To come up weeks, the Facebook Oversight Board will reign sure Donald Trump’s indefinite suspension of the platform. It will certainly be the Council’s most important decision to date. The specific decisions of the Council are binding on Facebook, and in this case, the move will likely go far beyond Trump and set a global precedent for the policies and enforcement actions the company takes in the future. The stakes could not be higher – not only for American democracy, but for countries around the world that have been and will be threatened by undemocratic political leaders. Like it or not, Facebook has a crucial role to play in safeguarding democracy. And the board’s decision will help determine whether the company can meet that responsibility or wash its hands of its democratic obligations.
Our decade of research into how politicians use social media has clearly shown that there is only one right way forward. In collaboration with researchers from UNC Center for Information, Technology and Public Life, we believe the board should uphold the Facebook ban on Trump’s account. The former president has clearly, repeatedly and blatantly violated Facebook’s community standards in his attempt to deny the American public the right to remove him from office. Banning Trump from the platform permanently would follow the company’s history of suspending users who repeatedly violate policies. More importantly, it would affirm Facebook’s responsibility to protect democracies across the world by taking a strong stand against phrases that undermine democratic accountability, especially free and fair elections.
At the most fundamental level, Trump’s use of Facebook has repeatedly violated company policies. While there is debate as to whether Trump directly instigated the coup attempt January 6 is the wrong question to focus on. The biggest and clearest violation of Facebook’s policies is the former president’s use of the platform to undermine free and fair elections – the essential democratic voice of the public. While Facebook’s commitment to “Expression is paramount,” its community standards have long (rightly) balanced this with the risk of harm, including threats to safety, dignity and electoral integrity. This includes society policies declared extended who protect what Mark Zuckerberg called the the voice of the public at the polls.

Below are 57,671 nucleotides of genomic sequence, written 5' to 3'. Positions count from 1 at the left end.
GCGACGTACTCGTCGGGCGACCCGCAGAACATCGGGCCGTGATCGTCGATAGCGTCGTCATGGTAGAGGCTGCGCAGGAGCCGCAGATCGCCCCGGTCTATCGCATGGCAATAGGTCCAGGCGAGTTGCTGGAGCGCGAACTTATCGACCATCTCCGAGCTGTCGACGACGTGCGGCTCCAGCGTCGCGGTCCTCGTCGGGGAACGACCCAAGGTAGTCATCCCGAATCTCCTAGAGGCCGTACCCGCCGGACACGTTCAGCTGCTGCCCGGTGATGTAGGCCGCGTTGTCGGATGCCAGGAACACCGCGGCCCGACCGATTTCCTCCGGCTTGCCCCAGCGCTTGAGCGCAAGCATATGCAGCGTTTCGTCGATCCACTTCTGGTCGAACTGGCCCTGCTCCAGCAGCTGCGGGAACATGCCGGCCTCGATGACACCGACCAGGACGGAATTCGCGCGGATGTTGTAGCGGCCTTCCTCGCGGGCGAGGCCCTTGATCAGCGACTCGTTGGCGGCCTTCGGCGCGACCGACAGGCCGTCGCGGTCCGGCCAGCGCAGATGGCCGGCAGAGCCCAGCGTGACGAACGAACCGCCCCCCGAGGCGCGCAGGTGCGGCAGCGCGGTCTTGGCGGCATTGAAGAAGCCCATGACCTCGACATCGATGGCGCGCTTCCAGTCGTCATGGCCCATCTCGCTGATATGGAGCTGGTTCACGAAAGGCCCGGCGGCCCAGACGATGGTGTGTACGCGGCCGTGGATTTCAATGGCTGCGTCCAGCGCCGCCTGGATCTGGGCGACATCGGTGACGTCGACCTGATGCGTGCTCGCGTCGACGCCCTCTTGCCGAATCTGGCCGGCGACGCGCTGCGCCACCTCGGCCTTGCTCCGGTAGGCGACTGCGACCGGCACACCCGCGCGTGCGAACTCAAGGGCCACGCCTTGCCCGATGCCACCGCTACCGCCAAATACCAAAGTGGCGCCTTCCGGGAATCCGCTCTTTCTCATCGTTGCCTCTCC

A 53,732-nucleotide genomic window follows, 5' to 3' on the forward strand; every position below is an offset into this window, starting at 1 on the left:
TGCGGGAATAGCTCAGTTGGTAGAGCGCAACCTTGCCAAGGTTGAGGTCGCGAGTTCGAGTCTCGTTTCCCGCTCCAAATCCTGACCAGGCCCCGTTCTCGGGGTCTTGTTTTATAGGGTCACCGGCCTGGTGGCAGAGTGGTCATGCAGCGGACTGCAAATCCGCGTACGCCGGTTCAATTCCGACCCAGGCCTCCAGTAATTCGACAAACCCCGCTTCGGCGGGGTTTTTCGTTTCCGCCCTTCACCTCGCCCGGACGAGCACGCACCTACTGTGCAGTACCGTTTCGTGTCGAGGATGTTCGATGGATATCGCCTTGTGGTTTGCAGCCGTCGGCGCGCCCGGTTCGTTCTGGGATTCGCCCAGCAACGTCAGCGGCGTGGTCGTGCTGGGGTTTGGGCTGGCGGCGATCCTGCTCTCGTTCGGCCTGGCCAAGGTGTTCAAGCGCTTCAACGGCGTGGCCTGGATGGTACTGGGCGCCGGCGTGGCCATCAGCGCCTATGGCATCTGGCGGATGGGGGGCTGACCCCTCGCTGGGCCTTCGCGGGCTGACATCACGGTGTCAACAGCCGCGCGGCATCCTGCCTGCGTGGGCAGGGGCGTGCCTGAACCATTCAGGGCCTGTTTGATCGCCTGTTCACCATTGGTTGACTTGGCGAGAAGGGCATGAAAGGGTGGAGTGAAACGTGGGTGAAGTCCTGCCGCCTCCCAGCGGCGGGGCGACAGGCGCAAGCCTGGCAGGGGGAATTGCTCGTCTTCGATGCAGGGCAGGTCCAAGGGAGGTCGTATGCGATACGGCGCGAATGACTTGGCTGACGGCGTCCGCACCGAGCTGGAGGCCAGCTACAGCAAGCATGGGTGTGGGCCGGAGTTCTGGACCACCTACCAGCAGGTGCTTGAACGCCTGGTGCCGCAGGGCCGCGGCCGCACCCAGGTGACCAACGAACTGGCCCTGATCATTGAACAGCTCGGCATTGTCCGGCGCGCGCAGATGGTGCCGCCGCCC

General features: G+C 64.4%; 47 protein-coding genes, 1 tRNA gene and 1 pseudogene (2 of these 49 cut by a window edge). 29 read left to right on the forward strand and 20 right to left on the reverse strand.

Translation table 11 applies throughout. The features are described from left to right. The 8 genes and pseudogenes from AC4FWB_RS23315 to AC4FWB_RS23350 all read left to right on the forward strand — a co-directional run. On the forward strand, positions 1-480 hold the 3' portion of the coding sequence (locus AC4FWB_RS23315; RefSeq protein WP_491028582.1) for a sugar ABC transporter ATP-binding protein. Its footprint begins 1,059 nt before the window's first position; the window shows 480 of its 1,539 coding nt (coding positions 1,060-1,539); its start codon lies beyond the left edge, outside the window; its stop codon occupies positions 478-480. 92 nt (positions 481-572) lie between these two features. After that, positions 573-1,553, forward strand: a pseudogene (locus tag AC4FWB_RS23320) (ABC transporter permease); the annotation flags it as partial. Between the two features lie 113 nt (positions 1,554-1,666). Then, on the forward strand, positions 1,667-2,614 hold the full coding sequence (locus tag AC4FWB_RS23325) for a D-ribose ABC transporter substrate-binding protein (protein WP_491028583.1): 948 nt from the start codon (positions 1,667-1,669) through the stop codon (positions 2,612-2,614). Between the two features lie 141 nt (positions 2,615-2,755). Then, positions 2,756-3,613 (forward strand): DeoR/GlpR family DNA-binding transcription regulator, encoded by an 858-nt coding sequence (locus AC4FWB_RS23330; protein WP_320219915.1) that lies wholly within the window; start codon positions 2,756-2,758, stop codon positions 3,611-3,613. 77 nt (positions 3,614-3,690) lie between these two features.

There is perhaps no more blatant attempt in recent U.S. history to silence the people than former President Trump’s campaign of lies about postal ballots, illegal vote, and electoral fraud and his claims that the election was “fraudulent” and “stolen”. Facebook Community Standards require evaluation both accounts and content, as well as “conditions” that provide context for what appears on the platform. In this case, the president’s electoral disinformation came in the context of his recognition of hate groups, non-condemnation of extrajudicial violence, and strive to ensure that federal agencies minimize threats of armed paramilitary groups.
Based on these facts alone, Facebook’s permanent suspension of Trump is more than justified. In fact, Facebook lack the application – until Jan. 7 – of its existing policies in the face of repeated Trump violations has been deeply problematic. For too long, the company erred in allowing Trump’s election misinformation because it argued that the public should be able to hear its leaders – the company “News” exemption. But Facebook should have been more consistent in applying its policies, or developing innovative solutions to proactively stave off the threats the president posed to the election, such as put your account late to find violations.
That said, it is essential that the Supervisory Board honor the fact that the company ultimately applied its policies in order to protect democracy. And while Facebook has finally acted in the United States, the failure to enforce its stated policies extends far beyond our borders. President Trump is not the only example of a world leader who has used facebook to undermine electoral accountability, delegitimize political opposition and subvert democratic institutions designed to control their power. Facebook needs to draw a bright red line in the face of attempts by any political leader, or those who attempt to become one, to undermine democratic processes, including institutions that represent the voice of the people, such as elections. We consider it promising that this week Facebook has taken action (late) in Myanmar, banning the army from its platforms following a military coup that overthrew the democratically elected government.